More than a century before Copland composed his Clarinet Concerto, Felix Mendelssohn captured the imaginations of audiences with his Scottish Symphony. Mendelssohn’s parents encouraged their talented young son, but they also wanted him to be a well-rounded adult, with a chance to see and learn from the wider world. When the composer reached his twenty-first birthday, his father urged him to leave Germany on a series of travels.
Mendelssohn’s inspiration was ignited when he visited the historic palace and chapel of the tragic Queen Mary.
Despite the vivid explanation that was the impetuous for the Scottish Symphony, Mendelssohn actually does not employ any authentic Scottish folk tunes. The work does however take us on a journey complete with a reflective quiet and passionate exoticism combine with a stormy fantasy world and outbursts of excitement.
Mendelssohn still has one more musical thought and launches an entirely new theme that almost becomes a hymn-like crusade begging for a men’s chorus to lead the nostalgic charge of confidence, determination, and victory.
Whether Mendelssohn lures us into his world with a musical postcard of his trip or creates more of a Scottish dream is not as important as the certainty that he captures our hearts and minds so we can enjoy an artistic escape and hopefully return rejuvenated.
Season 66 – Part Two
Season 66 – Part Two includes four more Masterworks Concerts and three more Education Concerts, including two Symphony Kids concerts and a special Youth Concert that will be broadcasts to schools and students around the country. The Symphony has invited some of the audience’s favorite guest artists back for this special Season, including world-renowned Pianist Claire Huangci, legendary Clarinetist Ricardo Morales, and internationally acclaimed Violinist Tim Fain. The Helena Symphony Orchestra will perform the great masterworks of music, such as Brahms’ epic Piano Concerto No. 2, Mendelssohn’s Violin Concerto and Scottish Symphony, Copland’s jazz-inspired Clarinet Concerto, along with works by Schumann, Bizet, Prokofiev, Debussy, and Fauré.
“We are not trying to duplicate or replicate the concert hall experience but innovate the experience of our music-making,” says Music Director Allan R. Scott. “The Helena Symphony was created for these very difficult times. Our music-making exists to literally save lives and to promote the spiritual and emotional well-being of our people. Despite the very different format, we will strive to continue to make lives better through music.
HomeStream Your Helena Symphony presented by AARP Montana
These live streams can be viewed on a smart phone, tablet, laptop and desktop computers, smart televisions, and televisions connected to the internet – or anywhere you have access to YouTube. Most televisions offer YouTube as an app or can be attached to another computing device to watch on the big screen. While nothing can replace the experience of attending a live performance, we feel that the live stream offers an exciting and new way to enjoy a concert. Each stream will be shot by 6-7 cameras and the camera crew will be able to operate within the Orchestra and Chorale, offering close-up shots of musicians, front-side views of the conductor, and visuals that are not possible by sitting in the auditorium. We will also have a pre-concert host, and short backstage interviews prior to walking onstage or at intermission. We are excited to present the Helena Symphony in a more personal, up-close manner.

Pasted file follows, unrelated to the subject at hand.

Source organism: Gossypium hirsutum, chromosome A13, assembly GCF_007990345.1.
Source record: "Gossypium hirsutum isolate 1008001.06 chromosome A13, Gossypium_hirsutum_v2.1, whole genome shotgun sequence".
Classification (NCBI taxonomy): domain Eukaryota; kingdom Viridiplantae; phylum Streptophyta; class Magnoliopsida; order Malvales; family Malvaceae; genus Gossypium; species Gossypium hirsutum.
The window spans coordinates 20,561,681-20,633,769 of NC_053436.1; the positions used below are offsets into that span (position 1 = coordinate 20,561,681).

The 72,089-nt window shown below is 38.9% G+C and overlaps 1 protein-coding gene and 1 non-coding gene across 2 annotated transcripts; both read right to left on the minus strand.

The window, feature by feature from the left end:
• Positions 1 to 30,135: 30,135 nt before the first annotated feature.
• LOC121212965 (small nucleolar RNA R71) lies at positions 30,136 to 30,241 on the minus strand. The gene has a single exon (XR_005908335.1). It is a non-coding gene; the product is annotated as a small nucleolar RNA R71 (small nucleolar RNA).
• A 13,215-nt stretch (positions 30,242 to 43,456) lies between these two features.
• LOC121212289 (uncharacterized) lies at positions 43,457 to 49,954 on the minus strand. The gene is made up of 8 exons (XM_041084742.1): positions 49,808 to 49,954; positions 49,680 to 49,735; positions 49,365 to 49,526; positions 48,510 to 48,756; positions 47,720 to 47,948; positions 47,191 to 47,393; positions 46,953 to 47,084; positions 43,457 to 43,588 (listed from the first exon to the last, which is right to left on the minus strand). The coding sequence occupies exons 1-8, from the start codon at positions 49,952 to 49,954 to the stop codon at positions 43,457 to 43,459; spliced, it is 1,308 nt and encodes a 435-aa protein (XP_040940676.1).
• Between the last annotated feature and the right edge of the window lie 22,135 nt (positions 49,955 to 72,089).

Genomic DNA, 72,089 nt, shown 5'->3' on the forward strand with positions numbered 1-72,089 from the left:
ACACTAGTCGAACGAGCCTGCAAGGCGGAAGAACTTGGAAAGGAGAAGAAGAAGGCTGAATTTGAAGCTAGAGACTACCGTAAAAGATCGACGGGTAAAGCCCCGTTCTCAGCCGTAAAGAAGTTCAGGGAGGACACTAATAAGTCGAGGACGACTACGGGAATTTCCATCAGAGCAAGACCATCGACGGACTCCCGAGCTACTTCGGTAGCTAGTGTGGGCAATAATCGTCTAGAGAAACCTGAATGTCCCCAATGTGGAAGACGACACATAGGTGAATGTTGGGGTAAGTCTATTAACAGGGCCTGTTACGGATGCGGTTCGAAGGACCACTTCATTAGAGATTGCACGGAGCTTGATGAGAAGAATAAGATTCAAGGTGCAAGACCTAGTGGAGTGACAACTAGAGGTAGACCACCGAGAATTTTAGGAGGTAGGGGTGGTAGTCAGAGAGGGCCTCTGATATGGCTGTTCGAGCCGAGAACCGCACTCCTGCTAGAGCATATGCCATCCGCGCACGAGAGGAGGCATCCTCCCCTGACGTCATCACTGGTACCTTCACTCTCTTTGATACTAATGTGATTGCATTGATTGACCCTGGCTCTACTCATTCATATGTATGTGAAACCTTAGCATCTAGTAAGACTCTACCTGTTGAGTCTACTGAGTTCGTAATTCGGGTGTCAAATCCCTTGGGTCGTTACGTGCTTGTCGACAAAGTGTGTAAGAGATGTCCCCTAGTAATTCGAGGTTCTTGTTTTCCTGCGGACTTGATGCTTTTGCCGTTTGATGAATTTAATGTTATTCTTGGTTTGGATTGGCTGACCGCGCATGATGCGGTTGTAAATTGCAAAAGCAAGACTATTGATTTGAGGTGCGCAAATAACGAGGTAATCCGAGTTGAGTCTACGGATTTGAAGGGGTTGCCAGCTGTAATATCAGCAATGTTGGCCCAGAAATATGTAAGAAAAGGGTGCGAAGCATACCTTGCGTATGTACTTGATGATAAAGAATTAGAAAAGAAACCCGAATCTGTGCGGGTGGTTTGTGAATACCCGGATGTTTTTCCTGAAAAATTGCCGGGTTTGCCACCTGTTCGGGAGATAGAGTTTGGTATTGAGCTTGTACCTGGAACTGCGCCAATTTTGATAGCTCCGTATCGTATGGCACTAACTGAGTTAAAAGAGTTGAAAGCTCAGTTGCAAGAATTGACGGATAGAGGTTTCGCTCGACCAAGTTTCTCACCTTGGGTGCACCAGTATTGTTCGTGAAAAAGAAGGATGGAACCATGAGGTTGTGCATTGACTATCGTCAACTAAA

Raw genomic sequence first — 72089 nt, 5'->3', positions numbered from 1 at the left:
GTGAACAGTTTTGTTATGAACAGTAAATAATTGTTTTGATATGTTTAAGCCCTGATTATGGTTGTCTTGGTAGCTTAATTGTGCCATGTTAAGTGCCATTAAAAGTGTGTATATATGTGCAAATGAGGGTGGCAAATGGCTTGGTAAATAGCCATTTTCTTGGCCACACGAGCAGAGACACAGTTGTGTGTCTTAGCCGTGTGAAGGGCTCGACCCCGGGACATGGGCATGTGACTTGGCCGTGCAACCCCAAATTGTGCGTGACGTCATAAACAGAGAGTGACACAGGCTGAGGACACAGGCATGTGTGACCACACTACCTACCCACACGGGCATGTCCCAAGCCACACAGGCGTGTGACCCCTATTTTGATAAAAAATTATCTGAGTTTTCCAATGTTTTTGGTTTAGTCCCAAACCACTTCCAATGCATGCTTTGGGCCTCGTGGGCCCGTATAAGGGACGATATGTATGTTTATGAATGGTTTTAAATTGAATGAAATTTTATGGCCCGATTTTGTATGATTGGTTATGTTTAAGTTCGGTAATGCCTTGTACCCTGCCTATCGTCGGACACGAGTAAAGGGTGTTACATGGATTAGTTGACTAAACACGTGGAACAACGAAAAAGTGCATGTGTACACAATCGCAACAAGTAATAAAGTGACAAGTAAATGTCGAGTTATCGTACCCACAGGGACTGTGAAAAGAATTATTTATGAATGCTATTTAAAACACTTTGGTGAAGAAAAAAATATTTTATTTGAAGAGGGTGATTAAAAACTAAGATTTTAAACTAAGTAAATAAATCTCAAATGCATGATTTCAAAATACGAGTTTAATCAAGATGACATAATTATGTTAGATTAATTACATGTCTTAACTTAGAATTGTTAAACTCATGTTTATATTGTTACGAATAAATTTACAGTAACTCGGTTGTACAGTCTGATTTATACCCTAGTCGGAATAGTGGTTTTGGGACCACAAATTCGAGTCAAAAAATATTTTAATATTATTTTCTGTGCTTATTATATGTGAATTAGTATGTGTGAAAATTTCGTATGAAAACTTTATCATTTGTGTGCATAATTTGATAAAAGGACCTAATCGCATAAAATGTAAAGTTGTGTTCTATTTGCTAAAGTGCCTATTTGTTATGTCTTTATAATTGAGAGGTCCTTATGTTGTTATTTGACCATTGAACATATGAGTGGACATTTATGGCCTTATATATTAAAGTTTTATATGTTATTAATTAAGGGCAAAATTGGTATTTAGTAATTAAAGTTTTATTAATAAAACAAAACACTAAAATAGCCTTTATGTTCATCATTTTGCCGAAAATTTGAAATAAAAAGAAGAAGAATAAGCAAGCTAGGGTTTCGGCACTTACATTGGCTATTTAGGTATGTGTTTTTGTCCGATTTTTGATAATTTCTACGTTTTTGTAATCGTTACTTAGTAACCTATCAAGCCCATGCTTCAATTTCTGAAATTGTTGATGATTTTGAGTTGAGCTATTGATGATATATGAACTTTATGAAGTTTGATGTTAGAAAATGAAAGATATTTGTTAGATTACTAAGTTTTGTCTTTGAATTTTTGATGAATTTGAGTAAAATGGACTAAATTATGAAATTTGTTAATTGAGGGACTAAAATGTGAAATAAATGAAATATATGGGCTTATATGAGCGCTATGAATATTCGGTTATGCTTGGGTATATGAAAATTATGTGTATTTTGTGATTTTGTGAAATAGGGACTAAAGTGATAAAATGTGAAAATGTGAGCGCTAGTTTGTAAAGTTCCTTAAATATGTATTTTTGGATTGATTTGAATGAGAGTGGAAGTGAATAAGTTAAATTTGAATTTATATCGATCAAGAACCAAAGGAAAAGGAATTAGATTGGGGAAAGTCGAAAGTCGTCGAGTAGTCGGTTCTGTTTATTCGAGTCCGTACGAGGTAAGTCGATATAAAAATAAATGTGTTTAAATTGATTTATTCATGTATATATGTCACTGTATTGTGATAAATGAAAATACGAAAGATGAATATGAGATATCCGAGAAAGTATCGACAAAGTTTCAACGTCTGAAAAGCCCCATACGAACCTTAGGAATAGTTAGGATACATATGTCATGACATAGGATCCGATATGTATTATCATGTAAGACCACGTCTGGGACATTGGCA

There is no charge for the HomeStream Your Helena Symphony presented by AARP Montana, which will be available on YouTube, the Helena Symphony’s website, and the Symphony’s Facebook page. There will be an option available online to make a donation to the Helena Symphony.
For those who have purchased their Season Tickets, the Symphony sent two gift packages that recently include a special Montana calendar, the highly sought-after Helena Symphony face masks, and a special Symphony branded blanket (perfect for staying warm during the broadcasts or for this summer’s Intrepid Credit Union Symphony Under the Stars). The Early-Bird Season Tickets that were purchased before this pandemic hit are essential in keeping the musicians of the Symphony together and playing. Your continued support is vital to our future.
Season ticket holders will continue to receive custom made Concert Watch Packs for each concert, including fun Symphony branded stickers, exclusive drink and meal recipe cards from the Silver Star – the official restaurant of the Helena Symphony, as well as access to the Pre-Concert Conversations online with Maestro Scott and guest artists 45 minutes prior to every Masterworks Concert; and The Art of Listening newsletter with information about the concert, including Maestro Scott’s program notes.
Maestro Scott and Mr. Morales are available for interviews by contacting
the Symphony at 406.442.1860 or [email protected].